Recently, China's Chang'e 4 probe passed a milestone - 1000 days on the far side of the moon.
The far side of the moon is often mistakenly called the dark side of the moon. However, to all you Pink Floyd fans out there, there is no such thing.
There is always a side of the moon that faces the Earth, called the near side, and a side that always faces away, the far side.
The far side of the moon gets sunlight.
It receives nearly the exact same amount of sunlight as the near side of the moon, the side we can see.
A lunar day, the time it takes the moon to rotate on its axis, which on Earth is 24 hours, is the same as a lunar year, the time it takes to go around the Earth.
Much like it takes 365.2564 days for the Earth to go around the sun.
This is all because the moon is tidally locked to the Earth.
Over millions of years, the gravity between the Earth and moon has slowed the rotation of the moon to reach the point where its rotation (day) and orbit (year) are happening at the same rate. And unless something dramatically happens, it will stay like this.
Relative to the stars and rest of the sky, the moon does one orbit around the Earth every 27.29 days. Since the orbit around the Earth is the same as its rotation, this means every spot on the moon has about two weeks of continuous sunlight and daytime, followed by two weeks of continuous nighttime and darkness. Even the far side of the moon.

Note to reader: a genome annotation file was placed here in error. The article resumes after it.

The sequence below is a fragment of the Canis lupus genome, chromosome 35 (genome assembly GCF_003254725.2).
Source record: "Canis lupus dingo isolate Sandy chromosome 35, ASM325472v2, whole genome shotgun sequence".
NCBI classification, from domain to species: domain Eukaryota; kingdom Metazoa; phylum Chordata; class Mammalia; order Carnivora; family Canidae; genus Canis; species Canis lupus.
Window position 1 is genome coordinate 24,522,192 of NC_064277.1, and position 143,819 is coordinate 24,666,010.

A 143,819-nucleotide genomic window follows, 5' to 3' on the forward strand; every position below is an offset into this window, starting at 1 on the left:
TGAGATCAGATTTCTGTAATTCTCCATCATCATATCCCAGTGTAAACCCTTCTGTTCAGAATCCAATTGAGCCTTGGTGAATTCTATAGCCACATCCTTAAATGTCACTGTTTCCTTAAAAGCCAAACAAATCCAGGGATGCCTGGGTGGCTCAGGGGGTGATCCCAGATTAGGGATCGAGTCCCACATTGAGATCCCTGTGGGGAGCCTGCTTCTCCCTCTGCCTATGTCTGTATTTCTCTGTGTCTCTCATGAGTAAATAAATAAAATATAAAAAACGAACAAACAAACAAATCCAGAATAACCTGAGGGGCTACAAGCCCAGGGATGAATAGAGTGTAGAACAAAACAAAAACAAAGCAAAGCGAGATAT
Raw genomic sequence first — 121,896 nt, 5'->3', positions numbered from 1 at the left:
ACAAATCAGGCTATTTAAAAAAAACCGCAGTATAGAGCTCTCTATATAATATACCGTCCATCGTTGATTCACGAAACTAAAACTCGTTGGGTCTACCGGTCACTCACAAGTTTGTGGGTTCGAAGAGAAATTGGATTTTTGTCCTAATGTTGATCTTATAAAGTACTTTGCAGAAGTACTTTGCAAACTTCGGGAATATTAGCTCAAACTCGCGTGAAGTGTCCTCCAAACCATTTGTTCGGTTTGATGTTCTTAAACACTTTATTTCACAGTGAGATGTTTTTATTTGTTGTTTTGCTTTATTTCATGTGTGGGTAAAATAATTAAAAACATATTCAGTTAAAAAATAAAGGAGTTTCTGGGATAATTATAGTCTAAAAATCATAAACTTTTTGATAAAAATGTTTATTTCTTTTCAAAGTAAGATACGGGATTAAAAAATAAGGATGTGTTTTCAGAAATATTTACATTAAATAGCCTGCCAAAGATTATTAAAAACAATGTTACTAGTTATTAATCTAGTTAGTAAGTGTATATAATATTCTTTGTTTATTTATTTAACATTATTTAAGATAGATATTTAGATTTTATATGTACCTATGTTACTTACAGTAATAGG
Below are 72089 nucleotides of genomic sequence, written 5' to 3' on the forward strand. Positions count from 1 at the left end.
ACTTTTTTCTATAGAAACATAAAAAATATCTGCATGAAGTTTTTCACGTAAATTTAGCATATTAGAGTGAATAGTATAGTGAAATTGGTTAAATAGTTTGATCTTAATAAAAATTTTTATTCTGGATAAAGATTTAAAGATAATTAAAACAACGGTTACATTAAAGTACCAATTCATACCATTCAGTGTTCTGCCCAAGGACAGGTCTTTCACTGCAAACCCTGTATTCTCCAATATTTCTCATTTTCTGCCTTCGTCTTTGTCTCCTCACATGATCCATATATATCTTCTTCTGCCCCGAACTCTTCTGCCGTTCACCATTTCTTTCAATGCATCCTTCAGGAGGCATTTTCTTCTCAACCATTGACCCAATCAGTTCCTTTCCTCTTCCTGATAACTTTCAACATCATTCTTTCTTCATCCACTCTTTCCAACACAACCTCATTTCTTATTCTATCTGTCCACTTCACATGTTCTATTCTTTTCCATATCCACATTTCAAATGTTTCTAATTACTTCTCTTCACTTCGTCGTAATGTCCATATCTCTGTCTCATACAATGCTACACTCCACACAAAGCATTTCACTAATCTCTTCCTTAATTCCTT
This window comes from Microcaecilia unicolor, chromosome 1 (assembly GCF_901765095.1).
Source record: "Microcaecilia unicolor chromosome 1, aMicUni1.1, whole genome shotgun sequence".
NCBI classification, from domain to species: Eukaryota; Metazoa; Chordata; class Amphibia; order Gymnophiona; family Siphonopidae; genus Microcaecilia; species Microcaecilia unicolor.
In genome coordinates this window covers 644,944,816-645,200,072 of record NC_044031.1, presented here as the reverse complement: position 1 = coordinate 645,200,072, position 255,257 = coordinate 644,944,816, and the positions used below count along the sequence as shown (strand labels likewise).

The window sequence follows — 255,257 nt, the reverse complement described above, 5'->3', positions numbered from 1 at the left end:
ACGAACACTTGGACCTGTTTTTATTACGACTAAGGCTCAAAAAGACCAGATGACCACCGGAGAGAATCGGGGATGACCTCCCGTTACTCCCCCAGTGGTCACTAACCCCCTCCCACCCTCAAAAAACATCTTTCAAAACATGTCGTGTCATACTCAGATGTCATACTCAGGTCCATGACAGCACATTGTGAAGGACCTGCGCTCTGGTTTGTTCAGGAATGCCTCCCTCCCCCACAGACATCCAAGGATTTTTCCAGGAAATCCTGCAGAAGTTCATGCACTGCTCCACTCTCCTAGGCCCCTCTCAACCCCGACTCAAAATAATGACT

As the moon goes through its movement, the way the moon looks when it is lit by the sun or in darkness changes, and so does our view of it. This is known as the phases of the moon.
When we get a full moon, the side that is facing us, the near side, is completely illuminated by the sun. The other side, the far side, is indeed completely dark. However, about two weeks later, as the moon keeps going around the Earth, this all changes.
Now the side facing us is dark, in what we call the new moon phase. However, the other side of the moon, the far side, is now in full sunlight. It is not dark at all.
We then have phases in between when only half the side we see is lit by the sun, or just a small part, a crescent moon.
If you were in a space ship on the other side of the moon, you would see the phases of the moon on the far side.
You would have a full moon, a new moon and the phases in between.
It takes the moon about 29.53 days to go through the phases. Keen eyes would see this is two days longer than how long it takes the moon to go around.
Since the Earth and moon are still going around the sun during this time, the Moon has to catch up a bit in its phases.
It is an elegant system that is not really dark.
- Brad Tucker is an astrophysicist and cosmologist at Mount Stromlo Observatory, and the National Centre for the Public Awareness of Science at ANU.